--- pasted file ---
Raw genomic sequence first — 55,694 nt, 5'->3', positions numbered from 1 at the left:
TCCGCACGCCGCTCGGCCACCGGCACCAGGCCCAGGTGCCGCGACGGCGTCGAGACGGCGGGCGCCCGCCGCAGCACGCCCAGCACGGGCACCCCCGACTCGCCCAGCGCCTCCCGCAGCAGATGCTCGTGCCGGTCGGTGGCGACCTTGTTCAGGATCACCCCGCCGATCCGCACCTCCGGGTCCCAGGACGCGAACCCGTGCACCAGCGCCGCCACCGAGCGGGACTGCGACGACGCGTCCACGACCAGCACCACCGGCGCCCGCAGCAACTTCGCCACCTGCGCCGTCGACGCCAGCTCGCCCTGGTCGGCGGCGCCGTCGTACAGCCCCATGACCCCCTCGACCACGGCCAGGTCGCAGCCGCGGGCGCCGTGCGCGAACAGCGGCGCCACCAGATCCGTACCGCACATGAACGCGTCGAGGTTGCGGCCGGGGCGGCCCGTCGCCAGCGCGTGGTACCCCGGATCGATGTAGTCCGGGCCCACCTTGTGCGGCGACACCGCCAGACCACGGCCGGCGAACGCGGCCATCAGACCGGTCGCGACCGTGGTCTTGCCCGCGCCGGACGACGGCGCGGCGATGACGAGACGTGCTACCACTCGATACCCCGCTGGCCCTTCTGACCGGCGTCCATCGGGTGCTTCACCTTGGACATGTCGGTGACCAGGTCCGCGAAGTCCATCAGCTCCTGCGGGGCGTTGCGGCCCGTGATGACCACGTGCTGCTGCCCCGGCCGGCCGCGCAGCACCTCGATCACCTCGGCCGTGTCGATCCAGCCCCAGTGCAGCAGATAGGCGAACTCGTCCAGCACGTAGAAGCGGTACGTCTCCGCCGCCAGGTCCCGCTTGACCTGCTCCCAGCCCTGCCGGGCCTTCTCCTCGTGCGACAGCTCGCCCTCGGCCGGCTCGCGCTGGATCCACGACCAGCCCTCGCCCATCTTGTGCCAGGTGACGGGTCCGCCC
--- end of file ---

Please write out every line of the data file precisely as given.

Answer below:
Raw genomic sequence first — 55,694 nt, 5'->3', positions numbered from 1 at the left:
TCCGCACGCCGCTCGGCCACCGGCACCAGGCCCAGGTGCCGCGACGGCGTCGAGACGGCGGGCGCCCGCCGCAGCACGCCCAGCACGGGCACCCCCGACTCGCCCAGCGCCTCCCGCAGCAGATGCTCGTGCCGGTCGGTGGCGACCTTGTTCAGGATCACCCCGCCGATCCGCACCTCCGGGTCCCAGGACGCGAACCCGTGCACCAGCGCCGCCACCGAGCGGGACTGCGACGACGCGTCCACGACCAGCACCACCGGCGCCCGCAGCAACTTCGCCACCTGCGCCGTCGACGCCAGCTCGCCCTGGTCGGCGGCGCCGTCGTACAGCCCCATGACCCCCTCGACCACGGCCAGGTCGCAGCCGCGGGCGCCGTGCGCGAACAGCGGCGCCACCAGATCCGTACCGCACATGAACGCGTCGAGGTTGCGGCCGGGGCGGCCCGTCGCCAGCGCGTGGTACCCCGGATCGATGTAGTCCGGGCCCACCTTGTGCGGCGACACCGCCAGACCACGGCCGGCGAACGCGGCCATCAGACCGGTCGCGACCGTGGTCTTGCCCGCGCCGGACGACGGCGCGGCGATGACGAGACGTGCTACCACTCGATACCCCGCTGGCCCTTCTGACCGGCGTCCATCGGGTGCTTCACCTTGGACATGTCGGTGACCAGGTCCGCGAAGTCCATCAGCTCCTGCGGGGCGTTGCGGCCCGTGATGACCACGTGCTGCTGCCCCGGCCGGCCGCGCAGCACCTCGATCACCTCGGCCGTGTCGATCCAGCCCCAGTGCAGCAGATAGGCGAACTCGTCCAGCACGTAGAAGCGGTACGTCTCCGCCGCCAGGTCCCGCTTGACCTGCTCCCAGCCCTGCCGGGCCTTCTCCTCGTGCGACAGCTCGCCCTCGGCCGGCTCGCGCTGGATCCACGACCAGCCCTCGCCCATCTTGTGCCAGGTGACGGGTCCGCCC